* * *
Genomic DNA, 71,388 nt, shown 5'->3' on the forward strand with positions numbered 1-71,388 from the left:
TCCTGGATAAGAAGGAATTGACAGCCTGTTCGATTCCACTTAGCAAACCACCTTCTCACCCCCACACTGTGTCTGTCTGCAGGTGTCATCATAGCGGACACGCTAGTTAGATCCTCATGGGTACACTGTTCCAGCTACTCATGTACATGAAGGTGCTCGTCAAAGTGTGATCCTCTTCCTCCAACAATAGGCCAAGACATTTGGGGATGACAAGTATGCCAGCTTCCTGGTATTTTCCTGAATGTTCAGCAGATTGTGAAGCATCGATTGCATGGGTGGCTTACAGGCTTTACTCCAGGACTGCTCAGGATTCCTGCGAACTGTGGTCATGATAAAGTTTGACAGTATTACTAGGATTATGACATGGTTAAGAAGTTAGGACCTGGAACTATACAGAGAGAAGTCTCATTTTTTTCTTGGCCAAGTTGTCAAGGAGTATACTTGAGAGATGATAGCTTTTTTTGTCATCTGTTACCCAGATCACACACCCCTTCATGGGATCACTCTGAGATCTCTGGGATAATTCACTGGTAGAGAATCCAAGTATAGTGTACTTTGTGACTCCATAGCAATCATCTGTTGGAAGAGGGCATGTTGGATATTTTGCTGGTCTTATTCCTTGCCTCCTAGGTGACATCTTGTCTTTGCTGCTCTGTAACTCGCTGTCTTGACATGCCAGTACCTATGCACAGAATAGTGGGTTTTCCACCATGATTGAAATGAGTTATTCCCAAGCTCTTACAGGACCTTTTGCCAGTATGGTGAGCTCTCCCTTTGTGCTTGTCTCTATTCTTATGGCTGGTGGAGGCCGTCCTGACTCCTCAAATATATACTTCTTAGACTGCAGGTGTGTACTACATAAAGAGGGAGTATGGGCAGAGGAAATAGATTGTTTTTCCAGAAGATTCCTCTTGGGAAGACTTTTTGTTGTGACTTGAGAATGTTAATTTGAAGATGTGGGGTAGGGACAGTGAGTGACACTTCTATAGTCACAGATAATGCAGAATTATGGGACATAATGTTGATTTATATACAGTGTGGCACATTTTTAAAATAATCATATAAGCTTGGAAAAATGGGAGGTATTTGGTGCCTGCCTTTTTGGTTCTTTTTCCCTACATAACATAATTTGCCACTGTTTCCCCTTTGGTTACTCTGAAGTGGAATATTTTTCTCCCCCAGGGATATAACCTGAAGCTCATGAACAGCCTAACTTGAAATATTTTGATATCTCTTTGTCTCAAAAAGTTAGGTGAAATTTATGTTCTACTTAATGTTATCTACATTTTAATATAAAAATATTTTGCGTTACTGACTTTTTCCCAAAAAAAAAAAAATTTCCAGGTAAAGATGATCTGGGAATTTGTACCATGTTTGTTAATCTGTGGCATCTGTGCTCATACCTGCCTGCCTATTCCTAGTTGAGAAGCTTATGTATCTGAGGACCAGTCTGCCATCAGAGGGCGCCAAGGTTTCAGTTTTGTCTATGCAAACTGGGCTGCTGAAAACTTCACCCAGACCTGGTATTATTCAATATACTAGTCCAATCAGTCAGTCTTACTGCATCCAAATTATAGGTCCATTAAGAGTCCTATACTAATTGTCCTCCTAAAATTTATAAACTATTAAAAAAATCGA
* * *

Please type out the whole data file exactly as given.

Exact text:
Genomic DNA, 71,388 nt, shown 5'->3' on the forward strand with positions numbered 1-71,388 from the left:
TCCTGGATAAGAAGGAATTGACAGCCTGTTCGATTCCACTTAGCAAACCACCTTCTCACCCCCACACTGTGTCTGTCTGCAGGTGTCATCATAGCGGACACGCTAGTTAGATCCTCATGGGTACACTGTTCCAGCTACTCATGTACATGAAGGTGCTCGTCAAAGTGTGATCCTCTTCCTCCAACAATAGGCCAAGACATTTGGGGATGACAAGTATGCCAGCTTCCTGGTATTTTCCTGAATGTTCAGCAGATTGTGAAGCATCGATTGCATGGGTGGCTTACAGGCTTTACTCCAGGACTGCTCAGGATTCCTGCGAACTGTGGTCATGATAAAGTTTGACAGTATTACTAGGATTATGACATGGTTAAGAAGTTAGGACCTGGAACTATACAGAGAGAAGTCTCATTTTTTTCTTGGCCAAGTTGTCAAGGAGTATACTTGAGAGATGATAGCTTTTTTTGTCATCTGTTACCCAGATCACACACCCCTTCATGGGATCACTCTGAGATCTCTGGGATAATTCACTGGTAGAGAATCCAAGTATAGTGTACTTTGTGACTCCATAGCAATCATCTGTTGGAAGAGGGCATGTTGGATATTTTGCTGGTCTTATTCCTTGCCTCCTAGGTGACATCTTGTCTTTGCTGCTCTGTAACTCGCTGTCTTGACATGCCAGTACCTATGCACAGAATAGTGGGTTTTCCACCATGATTGAAATGAGTTATTCCCAAGCTCTTACAGGACCTTTTGCCAGTATGGTGAGCTCTCCCTTTGTGCTTGTCTCTATTCTTATGGCTGGTGGAGGCCGTCCTGACTCCTCAAATATATACTTCTTAGACTGCAGGTGTGTACTACATAAAGAGGGAGTATGGGCAGAGGAAATAGATTGTTTTTCCAGAAGATTCCTCTTGGGAAGACTTTTTGTTGTGACTTGAGAATGTTAATTTGAAGATGTGGGGTAGGGACAGTGAGTGACACTTCTATAGTCACAGATAATGCAGAATTATGGGACATAATGTTGATTTATATACAGTGTGGCACATTTTTAAAATAATCATATAAGCTTGGAAAAATGGGAGGTATTTGGTGCCTGCCTTTTTGGTTCTTTTTCCCTACATAACATAATTTGCCACTGTTTCCCCTTTGGTTACTCTGAAGTGGAATATTTTTCTCCCCCAGGGATATAACCTGAAGCTCATGAACAGCCTAACTTGAAATATTTTGATATCTCTTTGTCTCAAAAAGTTAGGTGAAATTTATGTTCTACTTAATGTTATCTACATTTTAATATAAAAATATTTTGCGTTACTGACTTTTTCCCAAAAAAAAAAAAATTTCCAGGTAAAGATGATCTGGGAATTTGTACCATGTTTGTTAATCTGTGGCATCTGTGCTCATACCTGCCTGCCTATTCCTAGTTGAGAAGCTTATGTATCTGAGGACCAGTCTGCCATCAGAGGGCGCCAAGGTTTCAGTTTTGTCTATGCAAACTGGGCTGCTGAAAACTTCACCCAGACCTGGTATTATTCAATATACTAGTCCAATCAGTCAGTCTTACTGCATCCAAATTATAGGTCCATTAAGAGTCCTATACTAATTGTCCTCCTAAAATTTATAAACTATTAAAAAAATCGA